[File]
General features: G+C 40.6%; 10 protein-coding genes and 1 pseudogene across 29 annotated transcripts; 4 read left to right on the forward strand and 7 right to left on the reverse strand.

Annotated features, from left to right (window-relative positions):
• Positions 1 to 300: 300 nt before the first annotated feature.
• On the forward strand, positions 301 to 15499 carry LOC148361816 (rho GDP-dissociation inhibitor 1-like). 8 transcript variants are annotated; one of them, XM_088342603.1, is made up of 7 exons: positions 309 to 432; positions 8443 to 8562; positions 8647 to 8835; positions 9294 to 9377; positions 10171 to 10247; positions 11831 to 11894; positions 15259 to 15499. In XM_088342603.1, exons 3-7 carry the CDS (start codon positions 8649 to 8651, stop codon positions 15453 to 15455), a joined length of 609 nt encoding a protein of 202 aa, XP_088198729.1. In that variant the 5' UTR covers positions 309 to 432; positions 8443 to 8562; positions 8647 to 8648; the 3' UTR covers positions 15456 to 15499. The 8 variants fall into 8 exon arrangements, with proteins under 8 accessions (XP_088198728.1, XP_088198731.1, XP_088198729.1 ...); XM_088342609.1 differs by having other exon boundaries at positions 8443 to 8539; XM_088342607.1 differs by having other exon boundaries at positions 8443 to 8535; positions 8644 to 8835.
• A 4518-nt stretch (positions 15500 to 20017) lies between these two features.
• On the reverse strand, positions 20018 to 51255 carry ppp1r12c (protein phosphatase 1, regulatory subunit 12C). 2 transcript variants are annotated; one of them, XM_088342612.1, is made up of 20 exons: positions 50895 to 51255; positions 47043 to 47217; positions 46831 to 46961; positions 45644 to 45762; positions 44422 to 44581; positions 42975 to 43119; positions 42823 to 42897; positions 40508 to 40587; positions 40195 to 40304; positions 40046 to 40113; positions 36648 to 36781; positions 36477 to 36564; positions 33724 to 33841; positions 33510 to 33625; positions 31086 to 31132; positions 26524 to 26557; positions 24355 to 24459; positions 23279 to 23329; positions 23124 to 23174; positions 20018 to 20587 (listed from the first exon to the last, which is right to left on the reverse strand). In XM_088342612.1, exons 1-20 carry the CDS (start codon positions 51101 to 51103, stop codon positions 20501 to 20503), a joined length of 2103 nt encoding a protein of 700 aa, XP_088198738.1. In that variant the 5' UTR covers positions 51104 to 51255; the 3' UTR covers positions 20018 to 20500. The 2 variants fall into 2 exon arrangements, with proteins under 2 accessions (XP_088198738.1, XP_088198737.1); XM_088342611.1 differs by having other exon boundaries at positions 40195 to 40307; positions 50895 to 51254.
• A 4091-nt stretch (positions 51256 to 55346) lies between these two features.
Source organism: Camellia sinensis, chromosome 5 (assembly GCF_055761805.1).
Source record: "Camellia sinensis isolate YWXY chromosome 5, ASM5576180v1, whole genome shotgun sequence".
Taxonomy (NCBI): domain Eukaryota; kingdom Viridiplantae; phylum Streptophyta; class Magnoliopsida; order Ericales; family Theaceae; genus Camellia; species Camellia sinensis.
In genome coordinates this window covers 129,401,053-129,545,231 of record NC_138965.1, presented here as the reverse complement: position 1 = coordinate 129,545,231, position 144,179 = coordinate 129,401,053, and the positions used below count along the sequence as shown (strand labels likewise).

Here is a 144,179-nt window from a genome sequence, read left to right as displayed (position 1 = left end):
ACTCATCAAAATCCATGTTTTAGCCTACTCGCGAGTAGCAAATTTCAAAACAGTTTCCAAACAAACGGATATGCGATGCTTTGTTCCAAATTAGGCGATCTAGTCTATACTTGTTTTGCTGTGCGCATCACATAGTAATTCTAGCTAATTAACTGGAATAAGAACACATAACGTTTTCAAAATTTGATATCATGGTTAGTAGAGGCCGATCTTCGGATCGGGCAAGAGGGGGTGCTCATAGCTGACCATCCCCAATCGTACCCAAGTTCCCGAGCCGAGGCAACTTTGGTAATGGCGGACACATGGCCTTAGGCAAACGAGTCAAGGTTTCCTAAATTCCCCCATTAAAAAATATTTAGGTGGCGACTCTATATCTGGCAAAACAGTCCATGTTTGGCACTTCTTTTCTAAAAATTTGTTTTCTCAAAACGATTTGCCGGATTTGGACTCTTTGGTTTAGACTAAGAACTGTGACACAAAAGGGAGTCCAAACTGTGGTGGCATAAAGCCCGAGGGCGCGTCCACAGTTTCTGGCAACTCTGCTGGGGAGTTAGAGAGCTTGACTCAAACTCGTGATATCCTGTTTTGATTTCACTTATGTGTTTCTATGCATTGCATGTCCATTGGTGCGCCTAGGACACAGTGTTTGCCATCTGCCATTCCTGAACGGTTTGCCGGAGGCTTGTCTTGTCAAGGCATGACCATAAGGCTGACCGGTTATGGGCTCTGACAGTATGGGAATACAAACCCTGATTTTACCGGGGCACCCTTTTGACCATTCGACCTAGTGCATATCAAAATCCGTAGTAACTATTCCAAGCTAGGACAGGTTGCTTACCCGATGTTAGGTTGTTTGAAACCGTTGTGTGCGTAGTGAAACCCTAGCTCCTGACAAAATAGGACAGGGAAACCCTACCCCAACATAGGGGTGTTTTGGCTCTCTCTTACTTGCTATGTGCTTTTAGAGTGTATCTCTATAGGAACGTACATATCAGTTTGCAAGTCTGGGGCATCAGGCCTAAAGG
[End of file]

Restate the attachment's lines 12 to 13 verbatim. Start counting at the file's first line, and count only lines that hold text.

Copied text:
Here is a 144,179-nt window from a genome sequence, read left to right as displayed (position 1 = left end):
ACTCATCAAAATCCATGTTTTAGCCTACTCGCGAGTAGCAAATTTCAAAACAGTTTCCAAACAAACGGATATGCGATGCTTTGTTCCAAATTAGGCGATCTAGTCTATACTTGTTTTGCTGTGCGCATCACATAGTAATTCTAGCTAATTAACTGGAATAAGAACACATAACGTTTTCAAAATTTGATATCATGGTTAGTAGAGGCCGATCTTCGGATCGGGCAAGAGGGGGTGCTCATAGCTGACCATCCCCAATCGTACCCAAGTTCCCGAGCCGAGGCAACTTTGGTAATGGCGGACACATGGCCTTAGGCAAACGAGTCAAGGTTTCCTAAATTCCCCCATTAAAAAATATTTAGGTGGCGACTCTATATCTGGCAAAACAGTCCATGTTTGGCACTTCTTTTCTAAAAATTTGTTTTCTCAAAACGATTTGCCGGATTTGGACTCTTTGGTTTAGACTAAGAACTGTGACACAAAAGGGAGTCCAAACTGTGGTGGCATAAAGCCCGAGGGCGCGTCCACAGTTTCTGGCAACTCTGCTGGGGAGTTAGAGAGCTTGACTCAAACTCGTGATATCCTGTTTTGATTTCACTTATGTGTTTCTATGCATTGCATGTCCATTGGTGCGCCTAGGACACAGTGTTTGCCATCTGCCATTCCTGAACGGTTTGCCGGAGGCTTGTCTTGTCAAGGCATGACCATAAGGCTGACCGGTTATGGGCTCTGACAGTATGGGAATACAAACCCTGATTTTACCGGGGCACCCTTTTGACCATTCGACCTAGTGCATATCAAAATCCGTAGTAACTATTCCAAGCTAGGACAGGTTGCTTACCCGATGTTAGGTTGTTTGAAACCGTTGTGTGCGTAGTGAAACCCTAGCTCCTGACAAAATAGGACAGGGAAACCCTACCCCAACATAGGGGTGTTTTGGCTCTCTCTTACTTGCTATGTGCTTTTAGAGTGTATCTCTATAGGAACGTACATATCAGTTTGCAAGTCTGGGGCATCAGGCCTAAAGG